IN SOUTHEASTERN NORTH DAKOTA — Imagine yourself in this state a couple of years back. It's October, and you're in a small-town bar in a county that's home to fewer than 2,000 people.
The sun has set, dinner is a memory, and among happy talkers in the only tavern in town are a few guys from Minnesota. Decked in camouflage, these are duck hunters, drawn here by the sloughs, potholes and small lakes that pockmark the area's otherwise flat, fertile soil.
A local guy, a farmer, is in the bar, too, talking to the Minnesotans, and he informs them that his 90-plus-year-old aunt has died and he's charged with selling her house.
"What do you want for it?'' one Minnesotan, Joe Unger, asks.
"The lawyer says I should get 10,'' the guy says. "But it's harvest time and I don't want to mess with it. If I could get something between 7 and 8, I'd consider it.''
A friend of Unger's, Jeff Shie — they grew up together near Rice and Maryland in St. Paul —is in the bar, too. The house-peddling farmer seems to Shie like a straight-shooter. But what kind of house costs $8,000?
"So Joe goes and takes a look at the house,'' Shie, 66, recalls, "and it's real nice. New paint. New roof. A little dated, sure. But nice. So Joe says, 'I'll take it.'
"Then he calls his wife back in the Twin Cities area and tells her he just bought a house for $7,500. And she says, 'What is it, an outhouse?'"
Now it's a recent day, and Shie and I, along with a friend of Shie's, Tom Franchino, are in the same small North Dakota town where Unger made his real estate deal of a lifetime.
North Dakota grew at a 15% clip between 2010 and 2020, fourth fastest in the nation. But most population boosts were in the state's larger cities, Fargo and Bismarck, and in the northwest, where oil and money are the big attractions.
With fewer than 2,000 residents, this county is not one of those places. It is instead one of more than 30 North Dakota counties that lost population in the last decade.
Which is just fine by Shie, Franchino, Unger and an unknown number of other relative newcomers to North Dakota, many of them Minnesota duck hunters.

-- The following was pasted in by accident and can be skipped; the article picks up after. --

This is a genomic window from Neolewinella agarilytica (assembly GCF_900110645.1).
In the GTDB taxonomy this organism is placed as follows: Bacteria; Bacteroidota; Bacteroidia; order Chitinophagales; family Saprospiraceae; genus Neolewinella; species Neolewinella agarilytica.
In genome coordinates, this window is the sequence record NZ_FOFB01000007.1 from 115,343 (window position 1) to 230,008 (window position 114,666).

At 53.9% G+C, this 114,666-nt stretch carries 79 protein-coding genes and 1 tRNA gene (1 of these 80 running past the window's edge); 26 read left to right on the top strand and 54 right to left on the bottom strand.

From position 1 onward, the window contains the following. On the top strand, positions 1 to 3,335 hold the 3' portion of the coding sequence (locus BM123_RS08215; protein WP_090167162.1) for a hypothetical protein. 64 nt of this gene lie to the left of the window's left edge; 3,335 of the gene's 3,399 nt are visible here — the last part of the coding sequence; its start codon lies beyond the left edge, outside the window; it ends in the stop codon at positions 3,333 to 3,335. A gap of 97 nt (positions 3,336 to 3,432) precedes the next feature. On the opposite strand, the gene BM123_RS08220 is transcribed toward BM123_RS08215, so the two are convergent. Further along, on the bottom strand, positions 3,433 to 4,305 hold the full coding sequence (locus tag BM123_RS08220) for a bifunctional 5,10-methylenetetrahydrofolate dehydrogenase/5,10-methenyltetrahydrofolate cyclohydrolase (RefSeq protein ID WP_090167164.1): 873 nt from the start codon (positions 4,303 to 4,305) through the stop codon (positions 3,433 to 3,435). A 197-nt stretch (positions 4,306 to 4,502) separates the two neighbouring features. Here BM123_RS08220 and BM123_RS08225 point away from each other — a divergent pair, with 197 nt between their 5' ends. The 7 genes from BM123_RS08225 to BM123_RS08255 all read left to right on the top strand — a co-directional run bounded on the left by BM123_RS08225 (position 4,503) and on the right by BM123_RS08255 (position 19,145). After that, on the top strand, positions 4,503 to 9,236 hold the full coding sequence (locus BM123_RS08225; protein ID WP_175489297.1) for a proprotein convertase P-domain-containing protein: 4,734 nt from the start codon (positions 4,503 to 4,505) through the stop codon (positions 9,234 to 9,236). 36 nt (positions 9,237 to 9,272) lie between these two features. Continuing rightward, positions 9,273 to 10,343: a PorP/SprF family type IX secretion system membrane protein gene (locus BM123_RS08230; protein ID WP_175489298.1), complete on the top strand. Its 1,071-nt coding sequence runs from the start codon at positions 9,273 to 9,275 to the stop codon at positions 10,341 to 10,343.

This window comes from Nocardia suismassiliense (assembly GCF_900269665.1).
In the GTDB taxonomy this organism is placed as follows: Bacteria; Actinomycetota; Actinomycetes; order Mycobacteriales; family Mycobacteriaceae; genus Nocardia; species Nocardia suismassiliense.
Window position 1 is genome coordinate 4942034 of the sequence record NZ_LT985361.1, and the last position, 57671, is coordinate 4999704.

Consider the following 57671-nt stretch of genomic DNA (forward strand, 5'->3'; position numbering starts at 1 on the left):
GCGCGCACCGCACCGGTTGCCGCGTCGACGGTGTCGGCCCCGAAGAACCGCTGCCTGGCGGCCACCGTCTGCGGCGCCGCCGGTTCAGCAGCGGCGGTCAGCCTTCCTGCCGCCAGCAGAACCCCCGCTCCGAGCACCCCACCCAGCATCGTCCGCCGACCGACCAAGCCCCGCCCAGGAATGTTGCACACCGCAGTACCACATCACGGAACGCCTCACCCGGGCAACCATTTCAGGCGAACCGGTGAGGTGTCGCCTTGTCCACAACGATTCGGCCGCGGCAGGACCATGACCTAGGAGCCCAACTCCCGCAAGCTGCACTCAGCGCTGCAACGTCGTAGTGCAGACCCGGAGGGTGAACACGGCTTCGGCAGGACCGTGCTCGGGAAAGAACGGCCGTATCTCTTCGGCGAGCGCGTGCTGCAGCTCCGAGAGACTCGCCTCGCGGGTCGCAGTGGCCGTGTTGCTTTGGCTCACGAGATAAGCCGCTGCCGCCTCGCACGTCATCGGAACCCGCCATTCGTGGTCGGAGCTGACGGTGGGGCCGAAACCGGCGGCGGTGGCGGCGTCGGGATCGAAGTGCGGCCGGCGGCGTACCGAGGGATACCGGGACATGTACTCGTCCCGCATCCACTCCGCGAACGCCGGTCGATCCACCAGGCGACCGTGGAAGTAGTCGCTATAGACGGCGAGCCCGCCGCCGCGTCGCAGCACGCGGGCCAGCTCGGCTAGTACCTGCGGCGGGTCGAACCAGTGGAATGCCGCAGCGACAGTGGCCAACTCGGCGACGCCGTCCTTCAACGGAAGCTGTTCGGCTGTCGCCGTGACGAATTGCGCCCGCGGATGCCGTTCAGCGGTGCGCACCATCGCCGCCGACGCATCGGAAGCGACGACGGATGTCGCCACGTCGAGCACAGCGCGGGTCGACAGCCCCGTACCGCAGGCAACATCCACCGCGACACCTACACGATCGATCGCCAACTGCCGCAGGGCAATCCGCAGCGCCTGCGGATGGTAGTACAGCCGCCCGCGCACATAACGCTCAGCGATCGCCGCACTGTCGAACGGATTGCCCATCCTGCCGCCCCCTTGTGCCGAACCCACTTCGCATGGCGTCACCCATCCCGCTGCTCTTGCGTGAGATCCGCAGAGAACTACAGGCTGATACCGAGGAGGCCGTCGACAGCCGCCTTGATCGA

They want rural and everything that goes with it. Friendly people. Slower pace. And, especially, great hunting and fishing.
"Of the approximately 250 houses in town,'' Franchino says, "maybe 45 are owned by non-resident duck hunters.''
Having moved to North Dakota from St. Paul 19 years ago, Franchino, 64, is by now almost a local. He was a taxidermist in the Twin Cities and a tournament bass fisherman. But he wanted a slower pace. He knew he'd have to swap bass plugging for walleye jigging. But he could live with that. And the duck and pheasant hunting would be a bonus.
"The first night I was in town I was at the bar having dinner and I wrote a check,'' he recalled. "The woman looked at my name on the check and said, 'Franchino? What are you, Mexican?'
" 'No,' I said, 'I'm Italian.'
"She looked at me funny because everyone around here is German or Russian German. So, humoring her, I said, 'OK, I'm Italian and I'm in the witness protection program.' Then I watched as she went right down the bar, telling every farmer on every stool I was in witness protection.
"The people here are super friendly, but still today that's how a lot of people think of me. Seven years after moving to town I rescued a guy from a local lake and when I got him to shore, he said, 'I know you. You're in witness protection.' ''
Psychologists spend a lot of time helping patients ease the tension between what they have to do and what they want to do.